A series of strong earthquakes struck Southern California late Monday night into early Tuesday morning, jolting people awake across the region. The largest quake registered a preliminary magnitude of 5.4, with several smaller aftershocks following.
The first quake hit at around 11:38 p.m. Pacific Time on Monday, centered about 12 miles west of El Centro, California, near the U.S.-Mexico border. The initial 5.2 magnitude quake was felt as far away as San Diego, Phoenix and Tijuana, Mexico. Many residents across Southern California reported being shaken awake by the temblor.
Just 15 minutes later, at 11:53 p.m., a larger 5.4 magnitude earthquake struck the same general area near El Centro. This second, more powerful quake could be felt even more broadly across Southern California and Arizona. Residents in downtown San Diego some 115 miles away reported feeling a rolling motion that shook buildings. The quake rattled windows, swayed fixtures and rattled nerves across the region.
According to the U.S. Geological Survey, the 5.4 magnitude earthquake occurred at a depth of about 6 miles underground. Over a dozen aftershocks have since been recorded in the area, including another 5.0 magnitude tremor that struck at 12:03 a.m. on Tuesday morning. No major damage or injuries have been reported so far, but authorities are still assessing the impacted areas.
Experts say Monday night’s earthquakes likely occurred on strands of the Southern San Andreas Fault system located in the Imperial Valley. This major plate boundary runs through Southern California and produces frequent seismic activity. The border area near El Centro has seen several earthquake swarms over the past few decades.
While damage assessments are still underway across the region, the earthquakes appear to have mostly produced rattling nerves and minor effects like items falling off shelves. Some power outages were reported near the epicenter. No major infrastructure damage has been found so far. The quakes occurred in a sparsely populated area, which likely helped minimize impacts.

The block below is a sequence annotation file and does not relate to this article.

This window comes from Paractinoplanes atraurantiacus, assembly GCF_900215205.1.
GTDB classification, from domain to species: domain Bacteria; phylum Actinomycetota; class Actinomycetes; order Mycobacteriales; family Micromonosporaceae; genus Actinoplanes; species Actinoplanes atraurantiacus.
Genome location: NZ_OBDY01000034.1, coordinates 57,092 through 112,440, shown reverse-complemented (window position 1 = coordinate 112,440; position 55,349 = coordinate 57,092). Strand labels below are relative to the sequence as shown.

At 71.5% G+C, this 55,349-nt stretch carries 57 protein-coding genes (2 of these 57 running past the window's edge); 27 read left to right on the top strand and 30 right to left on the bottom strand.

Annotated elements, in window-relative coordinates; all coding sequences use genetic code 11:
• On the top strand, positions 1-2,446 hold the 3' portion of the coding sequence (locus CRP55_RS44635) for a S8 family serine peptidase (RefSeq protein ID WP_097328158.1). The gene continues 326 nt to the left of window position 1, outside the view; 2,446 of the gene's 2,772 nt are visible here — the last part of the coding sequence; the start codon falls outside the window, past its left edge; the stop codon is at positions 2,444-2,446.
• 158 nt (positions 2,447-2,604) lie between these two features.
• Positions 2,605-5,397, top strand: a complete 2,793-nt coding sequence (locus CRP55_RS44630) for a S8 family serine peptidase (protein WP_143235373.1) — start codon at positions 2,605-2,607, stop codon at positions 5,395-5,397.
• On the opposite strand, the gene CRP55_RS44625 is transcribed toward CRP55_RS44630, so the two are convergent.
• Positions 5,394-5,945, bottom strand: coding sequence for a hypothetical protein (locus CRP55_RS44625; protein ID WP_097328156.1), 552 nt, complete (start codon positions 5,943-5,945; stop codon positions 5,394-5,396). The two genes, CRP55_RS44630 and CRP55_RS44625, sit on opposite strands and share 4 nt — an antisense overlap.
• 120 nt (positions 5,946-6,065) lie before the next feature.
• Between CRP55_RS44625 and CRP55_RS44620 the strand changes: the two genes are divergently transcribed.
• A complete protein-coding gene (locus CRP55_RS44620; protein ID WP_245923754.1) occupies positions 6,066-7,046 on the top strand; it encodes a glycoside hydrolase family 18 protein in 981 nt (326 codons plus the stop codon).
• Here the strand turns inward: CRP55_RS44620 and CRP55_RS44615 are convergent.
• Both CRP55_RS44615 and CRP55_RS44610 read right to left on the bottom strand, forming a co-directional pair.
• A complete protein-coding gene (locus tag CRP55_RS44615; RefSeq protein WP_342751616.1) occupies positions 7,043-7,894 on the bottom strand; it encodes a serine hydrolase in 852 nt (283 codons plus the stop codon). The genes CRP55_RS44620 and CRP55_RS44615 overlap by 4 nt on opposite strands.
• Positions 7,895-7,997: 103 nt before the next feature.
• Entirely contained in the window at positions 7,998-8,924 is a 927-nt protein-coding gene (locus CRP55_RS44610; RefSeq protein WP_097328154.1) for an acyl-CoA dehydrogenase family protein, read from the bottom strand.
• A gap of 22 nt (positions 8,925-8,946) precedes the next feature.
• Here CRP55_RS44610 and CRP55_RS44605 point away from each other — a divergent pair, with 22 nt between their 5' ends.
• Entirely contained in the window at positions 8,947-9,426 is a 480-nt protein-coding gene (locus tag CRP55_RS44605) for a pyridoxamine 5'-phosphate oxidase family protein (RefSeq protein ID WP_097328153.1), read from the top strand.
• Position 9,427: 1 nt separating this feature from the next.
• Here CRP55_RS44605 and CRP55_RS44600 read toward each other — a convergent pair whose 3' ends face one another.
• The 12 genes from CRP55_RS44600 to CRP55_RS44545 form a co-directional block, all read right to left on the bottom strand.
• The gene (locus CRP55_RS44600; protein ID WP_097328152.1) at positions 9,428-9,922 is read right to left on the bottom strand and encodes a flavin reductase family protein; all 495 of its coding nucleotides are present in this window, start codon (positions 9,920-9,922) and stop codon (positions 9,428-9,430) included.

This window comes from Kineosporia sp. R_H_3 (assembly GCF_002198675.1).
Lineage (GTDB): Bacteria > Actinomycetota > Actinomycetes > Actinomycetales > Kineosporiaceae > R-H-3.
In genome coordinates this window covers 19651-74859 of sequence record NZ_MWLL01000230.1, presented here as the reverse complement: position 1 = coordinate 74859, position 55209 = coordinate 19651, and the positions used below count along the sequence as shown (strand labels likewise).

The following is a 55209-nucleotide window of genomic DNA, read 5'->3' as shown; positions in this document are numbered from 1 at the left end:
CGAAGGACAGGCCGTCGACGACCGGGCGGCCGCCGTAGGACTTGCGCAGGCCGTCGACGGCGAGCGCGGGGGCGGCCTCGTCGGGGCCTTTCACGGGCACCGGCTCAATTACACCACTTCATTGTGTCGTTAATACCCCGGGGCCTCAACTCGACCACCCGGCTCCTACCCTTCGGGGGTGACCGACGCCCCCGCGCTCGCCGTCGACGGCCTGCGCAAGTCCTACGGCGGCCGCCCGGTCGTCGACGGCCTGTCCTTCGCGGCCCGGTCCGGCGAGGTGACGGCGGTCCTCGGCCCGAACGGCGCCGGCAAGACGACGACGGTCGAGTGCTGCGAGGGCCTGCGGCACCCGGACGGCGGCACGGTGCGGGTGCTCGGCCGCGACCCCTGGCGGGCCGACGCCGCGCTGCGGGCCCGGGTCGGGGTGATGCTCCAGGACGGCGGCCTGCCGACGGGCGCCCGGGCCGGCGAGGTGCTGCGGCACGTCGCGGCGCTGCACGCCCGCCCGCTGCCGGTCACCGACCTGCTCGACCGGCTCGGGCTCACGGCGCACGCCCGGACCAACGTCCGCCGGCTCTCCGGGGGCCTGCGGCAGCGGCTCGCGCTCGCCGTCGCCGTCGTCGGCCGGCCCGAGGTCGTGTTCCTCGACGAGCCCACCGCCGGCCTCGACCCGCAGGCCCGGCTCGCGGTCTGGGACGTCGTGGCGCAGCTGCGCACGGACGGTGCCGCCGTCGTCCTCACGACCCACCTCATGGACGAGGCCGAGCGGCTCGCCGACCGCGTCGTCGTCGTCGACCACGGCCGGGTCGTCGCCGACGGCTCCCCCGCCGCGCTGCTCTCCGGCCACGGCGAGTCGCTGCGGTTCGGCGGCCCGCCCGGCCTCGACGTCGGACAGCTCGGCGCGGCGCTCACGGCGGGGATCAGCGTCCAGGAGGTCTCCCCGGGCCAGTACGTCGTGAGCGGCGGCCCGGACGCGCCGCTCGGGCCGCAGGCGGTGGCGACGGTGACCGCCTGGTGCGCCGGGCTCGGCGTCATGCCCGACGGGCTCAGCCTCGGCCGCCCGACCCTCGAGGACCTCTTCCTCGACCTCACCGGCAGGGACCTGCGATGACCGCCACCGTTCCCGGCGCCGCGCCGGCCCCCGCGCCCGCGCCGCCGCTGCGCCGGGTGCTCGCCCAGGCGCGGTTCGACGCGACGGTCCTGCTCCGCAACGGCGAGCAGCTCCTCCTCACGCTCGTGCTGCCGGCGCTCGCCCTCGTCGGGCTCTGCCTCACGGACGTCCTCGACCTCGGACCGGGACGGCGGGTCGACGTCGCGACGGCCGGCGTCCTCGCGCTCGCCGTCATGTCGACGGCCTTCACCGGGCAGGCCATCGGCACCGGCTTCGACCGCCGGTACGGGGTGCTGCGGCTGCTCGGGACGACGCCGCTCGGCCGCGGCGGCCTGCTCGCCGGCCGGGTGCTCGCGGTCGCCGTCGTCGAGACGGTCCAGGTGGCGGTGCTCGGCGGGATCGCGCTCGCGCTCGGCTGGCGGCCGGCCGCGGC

Theearthquakes serve as a reminder that all of Southern California is earthquake country. Experts recommend residents be prepared with emergency kits and plans in case a major seismic event strikes. Simple preparedness steps like securing furniture and having ample food/water supplies can go a long way toward staying safe.
Officials also urge the public to avoid tying up 911 lines unless emergency help is truly needed. The non-emergency contacts for area police and fire departments are helpful resources for updates, information and non-life-threatening reports. Working together and staying vigilant will help the community recover from any earthquake impacts.
Seismologists say that significant earthquakes can often produce extended aftershock sequences. More seismic activity in the area near Monday night’s earthquakes is likely over the coming days and weeks. Most aftershocks are smaller and less damaging, but larger tremors can still occur. The region will have to remain alert as seismic energies continue to shift below ground.
Residents with damage to homes, businesses or infrastructure should carefully document issues and contact local authorities for assistance and guidance. With no injuries reported so far, the earthquakes seem to have produced more anxiety than actual harm. But officials pledge to thoroughly inspect properties and infrastructure across the impacted zones.
California and the West Coast will always face earthquake risks. But through preparation, responsiveness and working together, communities can demonstrate resilience in the face of seismic events. Monday night’s earthquakes shook Southern California awake, but will hopefully not produce any lasting harms.